Over a month ago, I said I would discuss a couple of movies, but I never got to that. Work has been so dang busy, I haven't had time. Or I should say, I used any free time I had for activities other than posting here.
In addition to carrying a higher-than-usual therapy client load, I'm maxed out with psych evaluations, so I've been working 60 hour weeks. Perhaps if it was a different sort of work it wouldn't seem like so much, but it's psychically tiring. I won't keep up at this rate for much longer. I'll be done with a big assessment contract at the end of April, and the summer is slower for psychotherapy, and we'll take a vacation.
About those movies, I'll just say Son of Saul is graphic, but it wasn't offensive to me as it was to many people. Aside from that, I've got to disagree with the high Tomato Meter score on this one. Son of Saul was a tedious, one-note song.
In contrast, I thought 45 Years was outstanding. It was a film group selection, so I saw it three times, and it was worth viewing each time. Quiet, but powerful, with subtle, spot-on acting, especially on the part of Charlotte Rampling. Lots to discuss about aging, memory, loss, marriage and the ghosts that inhabit our relationships.
We also saw The Revenant, which I was prepared to dislike. Instead, I thought it was quite good, well acted, beautifully shot and fraught with absorbing tension. Not necessarily all that deep, but still great filmmaking, and DiCaprio deserved that Oscar.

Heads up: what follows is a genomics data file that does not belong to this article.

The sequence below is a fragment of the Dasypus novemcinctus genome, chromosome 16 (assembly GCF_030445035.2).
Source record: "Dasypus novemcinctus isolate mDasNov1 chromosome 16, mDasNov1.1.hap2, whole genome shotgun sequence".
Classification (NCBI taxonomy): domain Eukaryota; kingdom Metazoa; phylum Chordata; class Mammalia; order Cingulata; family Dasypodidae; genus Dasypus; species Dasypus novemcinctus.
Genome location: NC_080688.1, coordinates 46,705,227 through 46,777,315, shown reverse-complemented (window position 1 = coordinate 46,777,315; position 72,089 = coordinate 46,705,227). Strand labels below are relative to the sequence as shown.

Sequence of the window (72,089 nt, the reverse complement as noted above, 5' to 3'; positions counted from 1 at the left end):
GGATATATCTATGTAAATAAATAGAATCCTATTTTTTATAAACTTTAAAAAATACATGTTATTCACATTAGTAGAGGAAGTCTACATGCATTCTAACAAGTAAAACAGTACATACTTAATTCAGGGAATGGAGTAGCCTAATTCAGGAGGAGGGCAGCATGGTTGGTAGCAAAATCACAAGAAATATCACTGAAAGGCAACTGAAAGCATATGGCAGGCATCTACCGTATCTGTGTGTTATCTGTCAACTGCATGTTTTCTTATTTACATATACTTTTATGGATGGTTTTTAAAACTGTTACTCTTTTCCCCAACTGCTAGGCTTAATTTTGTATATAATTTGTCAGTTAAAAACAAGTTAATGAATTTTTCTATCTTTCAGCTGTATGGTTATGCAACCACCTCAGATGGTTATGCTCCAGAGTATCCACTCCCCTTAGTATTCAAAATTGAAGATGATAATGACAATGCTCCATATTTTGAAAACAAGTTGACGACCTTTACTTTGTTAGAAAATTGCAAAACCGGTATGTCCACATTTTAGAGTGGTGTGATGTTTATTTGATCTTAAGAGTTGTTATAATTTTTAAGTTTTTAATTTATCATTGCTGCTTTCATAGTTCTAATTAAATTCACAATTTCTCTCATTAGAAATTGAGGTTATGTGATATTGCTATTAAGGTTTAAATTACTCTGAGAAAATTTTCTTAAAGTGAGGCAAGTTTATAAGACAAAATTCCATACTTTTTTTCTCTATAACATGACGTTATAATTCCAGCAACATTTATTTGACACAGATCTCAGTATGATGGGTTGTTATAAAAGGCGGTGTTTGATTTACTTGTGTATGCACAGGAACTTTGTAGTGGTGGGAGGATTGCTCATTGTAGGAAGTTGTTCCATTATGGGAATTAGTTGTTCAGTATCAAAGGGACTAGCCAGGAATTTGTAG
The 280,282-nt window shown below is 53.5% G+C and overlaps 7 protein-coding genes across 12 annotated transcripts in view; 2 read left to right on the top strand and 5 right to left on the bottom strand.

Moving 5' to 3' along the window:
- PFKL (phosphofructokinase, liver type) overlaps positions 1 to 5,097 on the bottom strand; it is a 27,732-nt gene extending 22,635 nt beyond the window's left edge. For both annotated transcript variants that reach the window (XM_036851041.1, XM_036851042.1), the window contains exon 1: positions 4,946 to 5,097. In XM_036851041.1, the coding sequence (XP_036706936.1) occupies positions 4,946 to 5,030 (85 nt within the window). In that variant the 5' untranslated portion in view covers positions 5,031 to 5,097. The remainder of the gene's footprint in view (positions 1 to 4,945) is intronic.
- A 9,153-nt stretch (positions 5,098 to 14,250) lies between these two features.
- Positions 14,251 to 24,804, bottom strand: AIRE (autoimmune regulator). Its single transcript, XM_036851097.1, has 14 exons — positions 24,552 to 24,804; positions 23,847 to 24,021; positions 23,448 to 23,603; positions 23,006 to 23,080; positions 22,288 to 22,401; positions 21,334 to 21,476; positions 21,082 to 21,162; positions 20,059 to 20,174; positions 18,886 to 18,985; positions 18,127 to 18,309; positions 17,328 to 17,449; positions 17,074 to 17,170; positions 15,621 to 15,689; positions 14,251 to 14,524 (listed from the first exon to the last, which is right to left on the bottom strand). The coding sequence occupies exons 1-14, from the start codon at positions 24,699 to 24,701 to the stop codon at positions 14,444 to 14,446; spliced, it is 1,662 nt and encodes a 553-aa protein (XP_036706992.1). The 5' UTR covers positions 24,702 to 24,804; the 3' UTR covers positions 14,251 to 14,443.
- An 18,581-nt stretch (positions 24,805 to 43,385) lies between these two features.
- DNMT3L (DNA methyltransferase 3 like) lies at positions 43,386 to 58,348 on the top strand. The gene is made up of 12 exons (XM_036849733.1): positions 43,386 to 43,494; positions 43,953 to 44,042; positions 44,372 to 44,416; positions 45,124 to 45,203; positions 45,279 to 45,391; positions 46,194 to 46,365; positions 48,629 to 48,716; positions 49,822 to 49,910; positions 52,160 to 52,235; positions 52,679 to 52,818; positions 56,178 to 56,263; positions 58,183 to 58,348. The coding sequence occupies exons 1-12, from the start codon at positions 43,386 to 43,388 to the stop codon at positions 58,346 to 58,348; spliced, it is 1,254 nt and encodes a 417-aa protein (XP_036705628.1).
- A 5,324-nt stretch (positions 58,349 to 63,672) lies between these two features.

On my own, I checked out Trumbo which was quick getting to Netflix. I like Bryan Cranston, he's always good, but the film was boring. It shouldn't have been. There was plenty of material to work with, but it just wasn't good.
We also saw War. Not great, but well worth seeing. Probably not playing in a theater near you, but catch it when it comes to Amazon or Netflix.
Finally, we saw the Danish Girl, which was disappointing. On the positive side, it was a sympathetic portrayal of a transgendered person. The problem is that it's more politically correct than psychologically correct.
I've been using Waze, the "community-based traffic and navigation app,' for a few weeks. So far, my experience is that ETAs are consistently a little too optimistic, but only a little. Occasionally, Waze makes a crazy route suggestion. Last night it chose a route that I ignored because it was insane. As soon as I went my own way, it recalculated travel time and showed that I cut almost 10 minutes off the trip. That's not typical. Most often, it makes smart decisions about whether to stay on the highway and fight through a traffic jam, or get off and take an alternate route. The alternate routes seem to be good choices. And though I'm not ticket prone, I appreciate the police and red-light camera warnings.